“Using the VLBA, we now can accurately map the whole extent of our Galaxy. Most of the stars and gas in our Galaxy are within this newly-measured distance from the Sun. With the VLBA, we now have the capability to measure enough distances to accurately trace the Galaxy’s spiral arms and learn their true shapes.”
The VLBA observations, which were conducted in 2014 and 2015, measured the distance to the star-forming region known as G007.47+00.05. Like all star-forming regions, this one contains molecules of water and methanol, which act as natural amplifiers of radio signals. This results in masers (the radio-wave equivalent of lasers), an effect that makes the radio signals appear bright and readily observable with radio telescopes.
This particular region is located over 66,000 light years from Earth and at on opposite side of the Milky Way, relative to our Solar System. The previous record for a parallax measurement was about 36,000 light-years, roughly 11,000 light years farther than the distance between our Solar System and the center of our galaxy. As Sanna explained, this accomplishment in radio astronomy will enable surveys that reach much farther than previous ones:
“Most of the stars and gas in our Galaxy are within this newly-measured distance from the Sun. With the VLBA, we now have the capability to measure enough distances to accurately trace the Galaxy’s spiral arms and learn their true shapes.”
Hundreds of star-forming regions exist within the Milky Way. But as Karl Menten – a member of the MPIfR and a co-author on the study – explained, this study was significant because of where this one is located. “So we have plenty of ‘mileposts’ to use for our mapping project,” he said. “But this one is special: Looking all the way through the Milky Way, past its center, way out into the other side.”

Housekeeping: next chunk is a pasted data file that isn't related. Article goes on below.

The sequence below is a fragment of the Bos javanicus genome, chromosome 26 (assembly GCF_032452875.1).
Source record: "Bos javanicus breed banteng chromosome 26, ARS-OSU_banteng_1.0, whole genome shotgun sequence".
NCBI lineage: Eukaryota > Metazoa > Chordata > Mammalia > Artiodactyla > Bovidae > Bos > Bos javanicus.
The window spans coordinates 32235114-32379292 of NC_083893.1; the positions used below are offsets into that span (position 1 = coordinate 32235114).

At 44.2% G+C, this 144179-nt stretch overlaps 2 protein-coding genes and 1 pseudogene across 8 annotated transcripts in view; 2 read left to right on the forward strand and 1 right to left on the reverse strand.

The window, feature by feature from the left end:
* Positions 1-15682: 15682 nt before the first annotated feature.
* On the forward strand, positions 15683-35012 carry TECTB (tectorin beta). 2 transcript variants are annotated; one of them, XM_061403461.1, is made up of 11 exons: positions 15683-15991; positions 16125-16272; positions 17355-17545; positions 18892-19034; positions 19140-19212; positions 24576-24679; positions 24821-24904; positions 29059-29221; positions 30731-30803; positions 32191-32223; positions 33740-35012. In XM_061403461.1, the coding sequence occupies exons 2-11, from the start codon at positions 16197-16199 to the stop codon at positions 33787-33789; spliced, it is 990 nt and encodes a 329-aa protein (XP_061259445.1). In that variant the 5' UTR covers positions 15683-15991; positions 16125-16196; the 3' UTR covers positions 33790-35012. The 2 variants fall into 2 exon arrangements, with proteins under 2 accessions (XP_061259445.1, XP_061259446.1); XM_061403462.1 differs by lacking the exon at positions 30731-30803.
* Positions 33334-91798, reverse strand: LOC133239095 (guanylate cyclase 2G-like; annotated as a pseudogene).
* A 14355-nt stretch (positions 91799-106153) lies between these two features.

In the coming years, Sanna and his colleagues hope to conduct additional observations of G007.47+00.05 and other distant star-forming regions of the Milky Way. Ultimately, the goal is to gain a complete understanding of our galaxy, one that is so accurate that scientists will be able to finally place precise constraints on its size, mass, and its total number of stars.
With the necessary tools now in hand, Sanna and his team even estimate that a complete picture of the Milky Way could be available in about ten years time. Imagine that! Future generations will be able to study the Milky Way with the same ease as one that is located nearby, and which they can view edge-on. At long last, all those artist’s impression of our Milky Way will be to scale!
Host: Fraser Cain (@fcain)
Special Guest: Astronaut Ron Garan (orbitalpersepctive.com / @Astro_Ron)
Ron will talk about his new book The Orbital Perspective: Lessons in Seeing the Big Picture from a Journey of 71 Million Miles.
This Week’s Stories:
Obama’s NASA budget request
Black Holes Do Not Exist Where Space and Time Do Not Exist, Says New Theory
SES Rethinking Being First to Fly on a Full-Throttle Falcon 9
5 Lunar X-Prize Teams Land Payday; Only 2 Landed Hardware
Moroccan Meteorite May Be a 4.4-Billion-Year-Old Chunk of Martian Crust
After Canceling NRO Launch Competition, USAF Dangles More Plums for SpaceX
Where is Saturn? VLBA Used to Accurately Measure Position of Saturn and its 62 Moons
SpaceX Nears Pad Abort Test for Human-Rated Dragon Capsule
Closer Look at the IXV Intermediate eXperimental Vehicle
Skylon Spaceplane’s Inventor Sees Busy Spaceports Coming Soon